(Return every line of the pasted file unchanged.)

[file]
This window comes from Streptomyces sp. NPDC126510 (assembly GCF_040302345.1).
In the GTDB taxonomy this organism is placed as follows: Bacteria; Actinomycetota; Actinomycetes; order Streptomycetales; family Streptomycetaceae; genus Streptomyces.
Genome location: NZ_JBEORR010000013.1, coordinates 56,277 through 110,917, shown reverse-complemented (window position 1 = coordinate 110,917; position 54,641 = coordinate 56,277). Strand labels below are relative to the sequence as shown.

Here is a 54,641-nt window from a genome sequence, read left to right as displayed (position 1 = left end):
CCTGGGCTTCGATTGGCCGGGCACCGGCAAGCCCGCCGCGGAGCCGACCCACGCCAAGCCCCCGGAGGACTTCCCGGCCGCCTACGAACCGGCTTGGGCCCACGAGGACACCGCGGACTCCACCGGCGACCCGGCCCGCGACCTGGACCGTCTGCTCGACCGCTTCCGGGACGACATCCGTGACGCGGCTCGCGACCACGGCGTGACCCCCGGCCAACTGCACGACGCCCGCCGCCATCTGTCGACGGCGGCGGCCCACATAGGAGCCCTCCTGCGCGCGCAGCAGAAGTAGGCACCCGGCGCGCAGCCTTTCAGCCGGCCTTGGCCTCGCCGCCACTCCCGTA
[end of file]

This window comes from Streptomyces sp. NPDC126510 (assembly GCF_040302345.1).
In the GTDB taxonomy this organism is placed as follows: Bacteria; Actinomycetota; Actinomycetes; order Streptomycetales; family Streptomycetaceae; genus Streptomyces.
Genome location: NZ_JBEORR010000013.1, coordinates 56,277 through 110,917, shown reverse-complemented (window position 1 = coordinate 110,917; position 54,641 = coordinate 56,277). Strand labels below are relative to the sequence as shown.

Here is a 54,641-nt window from a genome sequence, read left to right as displayed (position 1 = left end):
CCTGGGCTTCGATTGGCCGGGCACCGGCAAGCCCGCCGCGGAGCCGACCCACGCCAAGCCCCCGGAGGACTTCCCGGCCGCCTACGAACCGGCTTGGGCCCACGAGGACACCGCGGACTCCACCGGCGACCCGGCCCGCGACCTGGACCGTCTGCTCGACCGCTTCCGGGACGACATCCGTGACGCGGCTCGCGACCACGGCGTGACCCCCGGCCAACTGCACGACGCCCGCCGCCATCTGTCGACGGCGGCGGCCCACATAGGAGCCCTCCTGCGCGCGCAGCAGAAGTAGGCACCCGGCGCGCAGCCTTTCAGCCGGCCTTGGCCTCGCCGCCACTCCCGTA